Macadamia consultant Charlie Starrett inspects macadamia trees for the flowering pest lace bug.
Macadamia consultant Charlie Starrett inspects macadamia trees for the flowering pest lace bug.

It all depends on the weather

FARMERS across the Northern Rivers are holding their breath and waiting to see what the weather does over the next month.

July brought the warmest overnight temperatures to Lismore in a decade.

The overnight average reached 7.9 degrees – 2.5degrees higher than usual.

On top of that, last Friday was the warmest day recorded in July in the past six years. The temperature reached 26.8 degrees Celsius in Lismore.

Macadamia grower and consultant Charlie Starrett, of Rosebank, said warm weather had brought increased lace bug activity to macadamia plantations since the beginning of July.

Lace bug is a pest that feeds on flowers and can devastate macadamia plantings.

“Once it gets in the flowers there will be no nut set,” Mr Starrett said.

“They can spread rapidly.”

Lace bug populations had been increasing in macadamia plantations over the past five years and not enough was known about the bug to explain why.

“There needs to be more research,” he said.

Another recent weather-related event that had affected the macadamia industry was torrential rainfall on June 3. It not only washed away nuts lying on the ground ready for harvest, but also topsoil.

“It will have an impact on this year's total tonnage,” Mr Starrett said.

Some processors had responded to the shortage by increasing their returns to growers by 10 cents per kilo in order to fill their orders for nuts.

Industry and Investment NSW extension horticulturist Jeremy Bright said the warm weather could lead to an extended growing season, but farmers would need to manage the pest.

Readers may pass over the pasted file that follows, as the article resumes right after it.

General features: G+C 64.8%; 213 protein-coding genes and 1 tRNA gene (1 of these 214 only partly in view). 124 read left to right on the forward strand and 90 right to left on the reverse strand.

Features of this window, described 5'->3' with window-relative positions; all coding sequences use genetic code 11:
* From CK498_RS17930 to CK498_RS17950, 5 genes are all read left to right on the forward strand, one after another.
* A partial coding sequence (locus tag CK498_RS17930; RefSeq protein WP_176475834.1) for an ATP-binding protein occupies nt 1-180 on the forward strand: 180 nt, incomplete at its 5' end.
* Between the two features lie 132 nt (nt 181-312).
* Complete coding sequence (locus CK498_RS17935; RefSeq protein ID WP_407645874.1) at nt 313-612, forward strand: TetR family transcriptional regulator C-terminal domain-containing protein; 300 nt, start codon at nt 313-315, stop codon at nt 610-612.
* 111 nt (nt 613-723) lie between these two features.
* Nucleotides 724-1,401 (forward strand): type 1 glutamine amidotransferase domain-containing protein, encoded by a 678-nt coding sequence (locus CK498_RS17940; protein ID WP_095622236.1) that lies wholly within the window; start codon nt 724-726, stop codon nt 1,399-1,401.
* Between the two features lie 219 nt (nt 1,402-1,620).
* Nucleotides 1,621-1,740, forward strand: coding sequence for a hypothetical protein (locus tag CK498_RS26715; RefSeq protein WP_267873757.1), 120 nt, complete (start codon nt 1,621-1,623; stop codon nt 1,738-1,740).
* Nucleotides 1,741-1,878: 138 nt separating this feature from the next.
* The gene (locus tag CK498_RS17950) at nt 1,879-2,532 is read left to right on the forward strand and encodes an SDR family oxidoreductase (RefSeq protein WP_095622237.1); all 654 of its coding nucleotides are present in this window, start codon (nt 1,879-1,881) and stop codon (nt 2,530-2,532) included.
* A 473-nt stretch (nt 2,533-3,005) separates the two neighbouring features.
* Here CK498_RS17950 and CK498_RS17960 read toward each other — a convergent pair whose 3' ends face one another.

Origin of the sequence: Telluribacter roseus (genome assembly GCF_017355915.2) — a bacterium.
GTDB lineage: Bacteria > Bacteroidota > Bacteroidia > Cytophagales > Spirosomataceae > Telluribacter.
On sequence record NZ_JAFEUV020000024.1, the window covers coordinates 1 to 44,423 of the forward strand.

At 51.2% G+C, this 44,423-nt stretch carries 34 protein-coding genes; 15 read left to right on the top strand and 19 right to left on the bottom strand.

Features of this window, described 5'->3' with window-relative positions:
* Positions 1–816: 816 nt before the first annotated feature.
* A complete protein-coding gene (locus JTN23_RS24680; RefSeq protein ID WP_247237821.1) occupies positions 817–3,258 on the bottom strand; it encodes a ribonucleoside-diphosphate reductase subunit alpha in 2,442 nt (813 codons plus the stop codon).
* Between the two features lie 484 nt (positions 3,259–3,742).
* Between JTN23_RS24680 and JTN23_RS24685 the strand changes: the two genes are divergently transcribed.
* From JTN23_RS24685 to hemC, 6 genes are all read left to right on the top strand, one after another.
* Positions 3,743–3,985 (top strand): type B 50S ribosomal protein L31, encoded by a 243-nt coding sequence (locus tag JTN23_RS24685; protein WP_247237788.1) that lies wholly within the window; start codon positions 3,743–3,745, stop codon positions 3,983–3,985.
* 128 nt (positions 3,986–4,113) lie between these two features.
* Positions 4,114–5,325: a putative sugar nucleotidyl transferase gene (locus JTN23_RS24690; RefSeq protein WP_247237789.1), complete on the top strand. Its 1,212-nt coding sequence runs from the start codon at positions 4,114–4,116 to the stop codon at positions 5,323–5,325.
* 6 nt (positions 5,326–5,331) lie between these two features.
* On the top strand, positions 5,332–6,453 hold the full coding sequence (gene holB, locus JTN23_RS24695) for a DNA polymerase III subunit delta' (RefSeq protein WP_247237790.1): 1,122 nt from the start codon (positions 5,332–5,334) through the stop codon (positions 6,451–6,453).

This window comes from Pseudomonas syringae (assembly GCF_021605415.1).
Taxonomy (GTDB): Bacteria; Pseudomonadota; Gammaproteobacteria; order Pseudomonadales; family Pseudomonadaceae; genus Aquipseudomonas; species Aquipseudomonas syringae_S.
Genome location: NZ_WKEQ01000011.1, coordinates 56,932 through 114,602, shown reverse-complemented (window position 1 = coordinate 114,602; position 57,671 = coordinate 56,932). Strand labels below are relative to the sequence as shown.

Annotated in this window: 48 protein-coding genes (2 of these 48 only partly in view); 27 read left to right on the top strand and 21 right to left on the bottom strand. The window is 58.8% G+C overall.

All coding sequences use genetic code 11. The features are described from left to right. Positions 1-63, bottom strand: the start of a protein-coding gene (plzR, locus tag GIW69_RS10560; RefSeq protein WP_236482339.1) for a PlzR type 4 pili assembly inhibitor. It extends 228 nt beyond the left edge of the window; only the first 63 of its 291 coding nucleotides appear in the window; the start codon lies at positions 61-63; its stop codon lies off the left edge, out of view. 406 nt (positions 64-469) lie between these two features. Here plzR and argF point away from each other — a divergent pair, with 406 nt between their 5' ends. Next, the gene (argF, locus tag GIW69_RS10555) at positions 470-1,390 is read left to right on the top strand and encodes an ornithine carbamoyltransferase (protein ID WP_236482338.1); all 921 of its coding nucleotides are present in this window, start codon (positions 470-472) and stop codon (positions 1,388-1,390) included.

The most effective way to do that is with insecticide.

Meanwhile, local mango growers could place an each-way bet on what the season ahead may bring.

Warm weather has led to early flowering, which growers treat by simply removing the blooms. Growers are now hoping the warm conditions will last.

A warm spring, like last year's, usually results in a bumper crop of mangoes.

However, a cold snap in the next four weeks could be devastating.

“If it stays warm it will promote flowering, but you don't want it to drop below zero,” Mr Bright said.

Avocado growers will bealso watching the weatherforecast closely, fearing the warm weather could lead to early flowering, resulting in pre-mature fruit drop.

The warm weather is also causing increased snake activity across the region.

WIRES Northern Rivers has reported an increase in the number of calls about snakes, according to snake handler Kimbah Pengelly.

“Snakes get out and takeadvantage of the hot days,” Ms Pengelly said.

“They don't actually hibernate in the Southern Hemisphere, it's not cold enough.”



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